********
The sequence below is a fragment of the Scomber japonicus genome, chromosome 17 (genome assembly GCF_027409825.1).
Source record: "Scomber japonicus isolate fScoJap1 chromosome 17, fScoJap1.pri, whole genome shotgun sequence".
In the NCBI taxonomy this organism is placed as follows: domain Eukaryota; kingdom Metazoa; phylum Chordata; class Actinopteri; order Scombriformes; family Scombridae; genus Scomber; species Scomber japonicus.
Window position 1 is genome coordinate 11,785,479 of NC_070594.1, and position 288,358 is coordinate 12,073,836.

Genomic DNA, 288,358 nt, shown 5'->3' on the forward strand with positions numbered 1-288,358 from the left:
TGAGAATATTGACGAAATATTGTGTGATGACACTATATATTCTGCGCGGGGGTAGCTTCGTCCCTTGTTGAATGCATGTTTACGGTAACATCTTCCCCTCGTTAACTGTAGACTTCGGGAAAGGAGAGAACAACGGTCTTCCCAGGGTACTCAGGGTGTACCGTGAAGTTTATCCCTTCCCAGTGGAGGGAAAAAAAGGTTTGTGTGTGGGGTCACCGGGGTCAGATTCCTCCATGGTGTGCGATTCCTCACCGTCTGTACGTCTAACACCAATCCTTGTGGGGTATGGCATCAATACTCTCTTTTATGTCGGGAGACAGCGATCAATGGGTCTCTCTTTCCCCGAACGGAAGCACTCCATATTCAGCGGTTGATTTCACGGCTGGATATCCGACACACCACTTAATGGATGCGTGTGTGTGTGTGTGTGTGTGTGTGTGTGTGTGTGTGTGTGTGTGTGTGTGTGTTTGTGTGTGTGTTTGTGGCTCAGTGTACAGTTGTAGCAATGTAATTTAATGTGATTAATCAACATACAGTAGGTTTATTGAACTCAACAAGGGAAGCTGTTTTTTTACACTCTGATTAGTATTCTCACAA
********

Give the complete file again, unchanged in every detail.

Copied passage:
The sequence below is a fragment of the Scomber japonicus genome, chromosome 17 (genome assembly GCF_027409825.1).
Source record: "Scomber japonicus isolate fScoJap1 chromosome 17, fScoJap1.pri, whole genome shotgun sequence".
In the NCBI taxonomy this organism is placed as follows: domain Eukaryota; kingdom Metazoa; phylum Chordata; class Actinopteri; order Scombriformes; family Scombridae; genus Scomber; species Scomber japonicus.
Window position 1 is genome coordinate 11,785,479 of NC_070594.1, and position 288,358 is coordinate 12,073,836.

Genomic DNA, 288,358 nt, shown 5'->3' on the forward strand with positions numbered 1-288,358 from the left:
TGAGAATATTGACGAAATATTGTGTGATGACACTATATATTCTGCGCGGGGGTAGCTTCGTCCCTTGTTGAATGCATGTTTACGGTAACATCTTCCCCTCGTTAACTGTAGACTTCGGGAAAGGAGAGAACAACGGTCTTCCCAGGGTACTCAGGGTGTACCGTGAAGTTTATCCCTTCCCAGTGGAGGGAAAAAAAGGTTTGTGTGTGGGGTCACCGGGGTCAGATTCCTCCATGGTGTGCGATTCCTCACCGTCTGTACGTCTAACACCAATCCTTGTGGGGTATGGCATCAATACTCTCTTTTATGTCGGGAGACAGCGATCAATGGGTCTCTCTTTCCCCGAACGGAAGCACTCCATATTCAGCGGTTGATTTCACGGCTGGATATCCGACACACCACTTAATGGATGCGTGTGTGTGTGTGTGTGTGTGTGTGTGTGTGTGTGTGTGTGTGTGTGTGTGTGTTTGTGTGTGTGTTTGTGGCTCAGTGTACAGTTGTAGCAATGTAATTTAATGTGATTAATCAACATACAGTAGGTTTATTGAACTCAACAAGGGAAGCTGTTTTTTTACACTCTGATTAGTATTCTCACAA